Turks: EU out of Cyprus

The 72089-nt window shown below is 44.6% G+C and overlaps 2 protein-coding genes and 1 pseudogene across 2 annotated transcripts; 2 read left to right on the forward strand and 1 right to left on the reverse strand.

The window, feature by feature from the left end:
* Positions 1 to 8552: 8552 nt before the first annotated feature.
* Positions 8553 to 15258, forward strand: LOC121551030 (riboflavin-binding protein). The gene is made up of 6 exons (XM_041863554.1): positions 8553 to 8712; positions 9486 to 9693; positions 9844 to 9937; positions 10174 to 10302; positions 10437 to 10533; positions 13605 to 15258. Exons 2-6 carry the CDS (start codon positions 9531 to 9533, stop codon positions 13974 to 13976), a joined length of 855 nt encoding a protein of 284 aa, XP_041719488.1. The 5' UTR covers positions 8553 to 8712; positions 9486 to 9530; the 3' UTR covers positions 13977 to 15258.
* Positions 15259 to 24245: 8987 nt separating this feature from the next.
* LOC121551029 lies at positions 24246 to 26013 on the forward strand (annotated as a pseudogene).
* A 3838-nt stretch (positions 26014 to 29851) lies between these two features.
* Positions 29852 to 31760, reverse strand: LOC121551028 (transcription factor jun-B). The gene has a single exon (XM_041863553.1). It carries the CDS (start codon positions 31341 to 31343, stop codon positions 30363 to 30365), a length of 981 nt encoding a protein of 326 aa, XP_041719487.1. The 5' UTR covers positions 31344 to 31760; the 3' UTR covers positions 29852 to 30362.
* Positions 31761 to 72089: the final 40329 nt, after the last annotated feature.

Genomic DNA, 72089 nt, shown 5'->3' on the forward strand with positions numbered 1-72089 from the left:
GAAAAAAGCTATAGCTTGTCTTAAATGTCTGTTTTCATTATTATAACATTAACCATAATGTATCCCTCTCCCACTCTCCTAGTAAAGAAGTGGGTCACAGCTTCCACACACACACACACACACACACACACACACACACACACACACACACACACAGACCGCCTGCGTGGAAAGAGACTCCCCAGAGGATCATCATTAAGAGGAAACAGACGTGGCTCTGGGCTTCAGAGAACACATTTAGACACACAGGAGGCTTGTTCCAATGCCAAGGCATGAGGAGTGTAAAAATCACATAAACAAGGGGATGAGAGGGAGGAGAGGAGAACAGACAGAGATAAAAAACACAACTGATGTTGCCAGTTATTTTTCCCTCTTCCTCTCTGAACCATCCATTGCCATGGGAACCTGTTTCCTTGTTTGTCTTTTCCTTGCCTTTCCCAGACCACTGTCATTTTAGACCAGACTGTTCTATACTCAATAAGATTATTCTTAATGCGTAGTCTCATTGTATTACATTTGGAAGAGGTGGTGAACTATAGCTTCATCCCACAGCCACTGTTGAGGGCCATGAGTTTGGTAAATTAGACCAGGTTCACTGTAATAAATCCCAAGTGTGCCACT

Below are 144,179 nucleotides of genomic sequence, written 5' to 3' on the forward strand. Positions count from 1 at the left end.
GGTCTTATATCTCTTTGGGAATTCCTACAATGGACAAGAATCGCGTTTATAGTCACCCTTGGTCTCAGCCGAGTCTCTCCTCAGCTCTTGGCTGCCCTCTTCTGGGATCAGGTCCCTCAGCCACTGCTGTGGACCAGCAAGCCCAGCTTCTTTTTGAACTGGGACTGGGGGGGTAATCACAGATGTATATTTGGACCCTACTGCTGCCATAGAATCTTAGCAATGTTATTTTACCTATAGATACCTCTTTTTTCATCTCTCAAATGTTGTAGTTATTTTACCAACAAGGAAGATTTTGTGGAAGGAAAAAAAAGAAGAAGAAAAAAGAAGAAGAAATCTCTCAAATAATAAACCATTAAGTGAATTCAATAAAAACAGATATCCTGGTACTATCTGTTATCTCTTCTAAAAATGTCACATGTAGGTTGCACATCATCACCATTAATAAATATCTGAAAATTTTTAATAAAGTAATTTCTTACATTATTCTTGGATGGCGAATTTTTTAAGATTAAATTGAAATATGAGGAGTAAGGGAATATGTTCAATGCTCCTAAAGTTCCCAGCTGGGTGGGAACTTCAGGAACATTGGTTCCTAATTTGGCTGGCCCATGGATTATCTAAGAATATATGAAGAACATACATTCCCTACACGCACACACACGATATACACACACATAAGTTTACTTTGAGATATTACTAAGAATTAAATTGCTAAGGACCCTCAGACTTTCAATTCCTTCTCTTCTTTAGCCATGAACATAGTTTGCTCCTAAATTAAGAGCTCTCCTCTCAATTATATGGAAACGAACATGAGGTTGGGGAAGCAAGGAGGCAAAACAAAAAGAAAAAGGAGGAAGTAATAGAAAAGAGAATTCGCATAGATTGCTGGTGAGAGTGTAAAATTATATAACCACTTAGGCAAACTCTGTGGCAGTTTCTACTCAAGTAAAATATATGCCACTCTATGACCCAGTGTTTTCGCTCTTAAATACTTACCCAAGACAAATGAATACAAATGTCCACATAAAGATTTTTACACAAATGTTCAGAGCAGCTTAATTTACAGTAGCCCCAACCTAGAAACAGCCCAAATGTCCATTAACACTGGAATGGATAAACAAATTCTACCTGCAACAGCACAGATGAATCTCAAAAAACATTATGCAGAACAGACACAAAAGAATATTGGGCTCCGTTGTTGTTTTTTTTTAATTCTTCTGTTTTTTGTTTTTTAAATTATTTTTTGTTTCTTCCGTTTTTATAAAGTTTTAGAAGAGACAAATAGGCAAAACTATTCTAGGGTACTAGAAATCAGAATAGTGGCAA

Despite the fact that the European Commission is expected to announce tomorrow that Cyprus will be among the first wave of new members acceding to the EU, Ankara yesterday kept up the rhetoric and tactics that have deadlocked the Cyprus issue. Prime Minister Bulent Ecevit told Turkish journalists that «the recognition of the sovereignty» of the Turkish-occupied part of Cyprus was not negotiable. «There are two realities on the island, which Athens and the Greek Cypriots must acknowledge in order to live in peace with the Turkish Cypriots,» Ecevit said. He added, «The only countries that can contribute to the solution are Greece, Turkey and Britain.» He called on the EU «to stop showing interest in Cyprus.» Turkish Foreign Minister Sukru Sina Gurel was even more direct on Saturday, repeating Turkish-Cypriot leader Rauf Denktash’s threat of a permanent division of Cyprus. «The EU has begun to say it will admit the Greek-Cypriot side unilaterally, even if there is no solution. But they are not being realistic,» Gurel said. «If the EU maintains this stance, it will achieve nothing more than certifying the island’s division and ensuring it lasts forever.» He charged that «the intransigence of the Greek Cypriots stems from the position of Brussels, which has promised them that they will join, irrespective of whether the Cyprus problem is solved.» Meanwhile, Denktash yesterday underwent open heart surgery in New York, where he and Cypriot President Glafcos Clerides held talks with UN Secretary-General Kofi Annan last week. News reports said over the weekend that Denktash, 78, had undergone heart bypass surgery in 1999. An aide, Ergun Olgun, told Turkey’s Anatolia agency that the three-hour operation to change an aortic valve was «very successful» and that «tests proved that Denktash does not have any other problem.» He was operated on by Turkish heart surgeon Mehmet Oz at the Presbyterian Medical Center. In Athens, Foreign Ministry spokesman Panos Beglitis said: «We all know that we have great differences with Mr Denktash, who continues his intransigent policy on Cyprus. However, at this difficult time for him, the human element is paramount and we wish to express our wishes for a quick recovery.» He also welcomed the decision taken at the New York talks for the two sides to form two joint committees to work on treaties and laws for a future «common state.» Clerides will visit Athens on Oct. 17.